Catholic Charities is a national organization dedicated to reducing poverty that helps those who qualify regardless of religion, race, nationality, gender or ability to pay. It has extensive assistance programs that not only help with housing, but also food and paying other bills.

The Salvation Army can help with temporary housing and other needs, with services that vary by locality.

Modest Needs is an organization that will provide grants of up to $1,000 directly to the landlord of someone who has no other means of paying their rent.

Twenty-five states have some form general assistance, or general relief, programs that are administered through the town or city government, for people who have no other recourse and need financial help. These programs generally don’t provide cash, but do help applicants find resources. Call or email your town or city government to see if grant assistance or grant relief is available where you live.

Long Term Rental Assistance

There’s also help available for those who need housing assistance on a more long-term basis.

The Department of Housing and Urban Development has a long-term rental assistance program that’s set up to provide safe, decent public housing for individuals, families, seniors and those with disabilities. Public housing is available to those who meet certain low-income criteria, with the figures varying depending on location.

HUD’s Housing Choice Voucher Program is also available to help cover rent in private housing.

Its Home Invest program supports nonprofits and other organizations that develop affordable housing.

To find out how to apply and if you qualify, contact your local housing authority or Community Action Program.

Going Beyond Rent Relief

The pandemic has made some state governments recognize that keeping people in their rental housing is about more than whether the tenant can pay rent. Many states are looking at ways to keep tenants from being evicted that go beyond simple rent relief.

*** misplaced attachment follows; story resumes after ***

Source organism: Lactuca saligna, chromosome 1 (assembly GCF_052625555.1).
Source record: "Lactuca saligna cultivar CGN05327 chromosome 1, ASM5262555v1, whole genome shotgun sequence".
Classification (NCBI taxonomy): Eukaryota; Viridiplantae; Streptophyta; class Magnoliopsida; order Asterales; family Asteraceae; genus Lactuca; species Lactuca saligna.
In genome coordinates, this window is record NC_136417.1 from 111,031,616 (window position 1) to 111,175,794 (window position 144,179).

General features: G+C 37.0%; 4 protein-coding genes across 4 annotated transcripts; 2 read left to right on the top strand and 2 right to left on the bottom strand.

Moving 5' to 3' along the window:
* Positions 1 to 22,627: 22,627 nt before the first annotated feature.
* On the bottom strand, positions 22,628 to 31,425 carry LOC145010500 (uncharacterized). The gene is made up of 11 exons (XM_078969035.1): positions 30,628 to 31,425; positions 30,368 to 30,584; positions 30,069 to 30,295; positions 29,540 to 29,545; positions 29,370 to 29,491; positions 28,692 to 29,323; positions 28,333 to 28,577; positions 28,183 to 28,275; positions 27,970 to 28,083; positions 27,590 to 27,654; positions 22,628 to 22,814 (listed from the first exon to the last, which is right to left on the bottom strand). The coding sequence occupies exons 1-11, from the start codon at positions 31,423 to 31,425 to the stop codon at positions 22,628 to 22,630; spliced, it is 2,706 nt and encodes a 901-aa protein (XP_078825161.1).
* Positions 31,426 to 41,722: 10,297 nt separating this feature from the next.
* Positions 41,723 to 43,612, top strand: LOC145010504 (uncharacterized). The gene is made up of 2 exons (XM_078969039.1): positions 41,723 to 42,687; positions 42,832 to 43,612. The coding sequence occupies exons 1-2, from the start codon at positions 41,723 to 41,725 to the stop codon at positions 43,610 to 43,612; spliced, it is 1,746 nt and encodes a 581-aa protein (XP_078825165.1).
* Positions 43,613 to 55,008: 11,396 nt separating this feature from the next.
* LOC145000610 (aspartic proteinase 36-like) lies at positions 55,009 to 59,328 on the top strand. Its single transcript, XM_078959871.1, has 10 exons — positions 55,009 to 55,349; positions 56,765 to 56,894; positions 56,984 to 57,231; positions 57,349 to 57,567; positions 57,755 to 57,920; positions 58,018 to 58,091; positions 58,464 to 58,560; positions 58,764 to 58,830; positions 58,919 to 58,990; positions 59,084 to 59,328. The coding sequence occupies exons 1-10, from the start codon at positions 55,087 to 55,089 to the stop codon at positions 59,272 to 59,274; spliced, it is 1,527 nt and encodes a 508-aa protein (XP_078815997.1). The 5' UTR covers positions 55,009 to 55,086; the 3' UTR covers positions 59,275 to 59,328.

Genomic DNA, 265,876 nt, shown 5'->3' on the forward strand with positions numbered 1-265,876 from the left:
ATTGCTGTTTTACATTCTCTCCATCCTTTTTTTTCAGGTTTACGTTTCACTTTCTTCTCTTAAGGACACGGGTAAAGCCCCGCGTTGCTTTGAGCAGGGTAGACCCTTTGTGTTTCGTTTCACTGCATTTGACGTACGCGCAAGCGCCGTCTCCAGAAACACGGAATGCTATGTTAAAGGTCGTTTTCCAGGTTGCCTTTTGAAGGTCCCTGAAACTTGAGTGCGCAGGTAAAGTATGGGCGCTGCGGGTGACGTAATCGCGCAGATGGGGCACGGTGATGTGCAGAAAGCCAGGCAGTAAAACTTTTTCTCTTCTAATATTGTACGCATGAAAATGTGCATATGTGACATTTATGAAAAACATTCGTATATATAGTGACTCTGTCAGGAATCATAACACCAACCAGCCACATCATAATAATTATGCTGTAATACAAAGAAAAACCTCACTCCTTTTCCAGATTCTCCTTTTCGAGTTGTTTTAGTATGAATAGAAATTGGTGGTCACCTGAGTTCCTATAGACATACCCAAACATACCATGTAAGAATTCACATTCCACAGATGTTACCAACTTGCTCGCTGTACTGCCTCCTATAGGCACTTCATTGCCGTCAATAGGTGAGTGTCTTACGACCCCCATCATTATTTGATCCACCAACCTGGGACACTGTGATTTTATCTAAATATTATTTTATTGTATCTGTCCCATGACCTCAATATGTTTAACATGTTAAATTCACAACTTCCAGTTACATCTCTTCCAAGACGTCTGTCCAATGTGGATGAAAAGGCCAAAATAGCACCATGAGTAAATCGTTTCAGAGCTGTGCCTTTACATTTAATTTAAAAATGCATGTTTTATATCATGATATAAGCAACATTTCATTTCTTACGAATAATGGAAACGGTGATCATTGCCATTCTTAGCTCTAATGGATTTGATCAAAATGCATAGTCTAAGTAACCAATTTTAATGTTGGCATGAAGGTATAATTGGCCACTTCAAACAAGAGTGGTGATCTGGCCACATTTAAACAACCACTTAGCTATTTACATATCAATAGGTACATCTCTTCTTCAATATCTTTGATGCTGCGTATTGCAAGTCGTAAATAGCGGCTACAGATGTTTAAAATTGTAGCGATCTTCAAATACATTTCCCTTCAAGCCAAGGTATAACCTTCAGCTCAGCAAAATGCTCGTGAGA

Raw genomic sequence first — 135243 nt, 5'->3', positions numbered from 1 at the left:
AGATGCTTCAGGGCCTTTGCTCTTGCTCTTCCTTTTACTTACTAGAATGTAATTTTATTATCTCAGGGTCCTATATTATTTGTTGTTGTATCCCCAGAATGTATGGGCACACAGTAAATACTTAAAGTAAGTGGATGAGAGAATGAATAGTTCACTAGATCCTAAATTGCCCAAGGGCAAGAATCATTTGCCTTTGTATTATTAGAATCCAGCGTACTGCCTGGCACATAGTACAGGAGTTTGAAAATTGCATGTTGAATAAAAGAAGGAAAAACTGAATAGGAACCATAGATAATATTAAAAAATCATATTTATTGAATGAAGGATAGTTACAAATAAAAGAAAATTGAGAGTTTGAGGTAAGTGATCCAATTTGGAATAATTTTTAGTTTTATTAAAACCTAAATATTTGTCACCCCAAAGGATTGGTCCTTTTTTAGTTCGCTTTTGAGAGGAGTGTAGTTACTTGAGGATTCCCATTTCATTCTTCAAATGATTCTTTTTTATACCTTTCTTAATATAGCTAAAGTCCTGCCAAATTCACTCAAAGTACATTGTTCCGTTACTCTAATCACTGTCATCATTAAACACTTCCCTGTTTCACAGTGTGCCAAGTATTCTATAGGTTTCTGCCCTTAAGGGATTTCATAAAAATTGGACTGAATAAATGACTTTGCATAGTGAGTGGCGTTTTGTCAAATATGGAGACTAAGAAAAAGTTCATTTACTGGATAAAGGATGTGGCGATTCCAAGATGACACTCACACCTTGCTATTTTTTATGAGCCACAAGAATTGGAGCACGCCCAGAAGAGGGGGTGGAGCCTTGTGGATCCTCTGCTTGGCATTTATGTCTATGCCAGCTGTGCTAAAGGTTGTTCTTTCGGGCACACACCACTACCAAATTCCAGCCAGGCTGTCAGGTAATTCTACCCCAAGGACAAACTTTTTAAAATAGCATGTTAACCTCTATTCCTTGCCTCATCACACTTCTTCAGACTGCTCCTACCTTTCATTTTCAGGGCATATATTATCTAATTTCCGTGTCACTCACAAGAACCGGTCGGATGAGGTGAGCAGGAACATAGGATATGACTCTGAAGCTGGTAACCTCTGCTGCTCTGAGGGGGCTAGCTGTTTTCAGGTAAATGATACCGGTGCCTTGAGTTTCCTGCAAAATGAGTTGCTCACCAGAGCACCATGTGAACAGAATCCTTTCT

Almost half of the landlords surveyed by the Urban Institute in February 2021 didn’t know federal rental assistance existed. A whopping 68.8% of tenants surveyed were unaware. Lack of information about eviction rights and resources was found to lead to more evictions.

That lack of information expands beyond COVID assistance. A study by the Maine Coalition for Affordable Housing found that legal representation is one of the most effective ways for tenants to avoid eviction. Tenants with an attorney were 85% more likely to avoid an eviction judgment than those without representation. That state is now funding a program with COVID relief money that will ensure tenants are informed of their rights and get a chance for legal representation.

Research also has found women and people of color are more likely to be evicted for not paying rent, and that low-income women, especially those of color, have the highest risk of eviction. Domestic violence victims and families with children are also at particularly high risk.

» More About: Financial Help for Low-Income Americans

Many states are how considering bills that look at some of the issues leading to eviction, and adding tenant protections, particularly making sure renters are provided with information and resources.

» More About: How Much Rent Can I Afford?

About The Author

Joey Johnston

Joey Johnston has more than 30 years of experience as a journalist with the Tampa Tribune and St. Petersburg Times. He has won a dozen national writing awards and his work has appeared in the New York Times, Washington Post, Sports Illustrated and People Magazine. He started writing for InCharge Debt Solutions in 2016.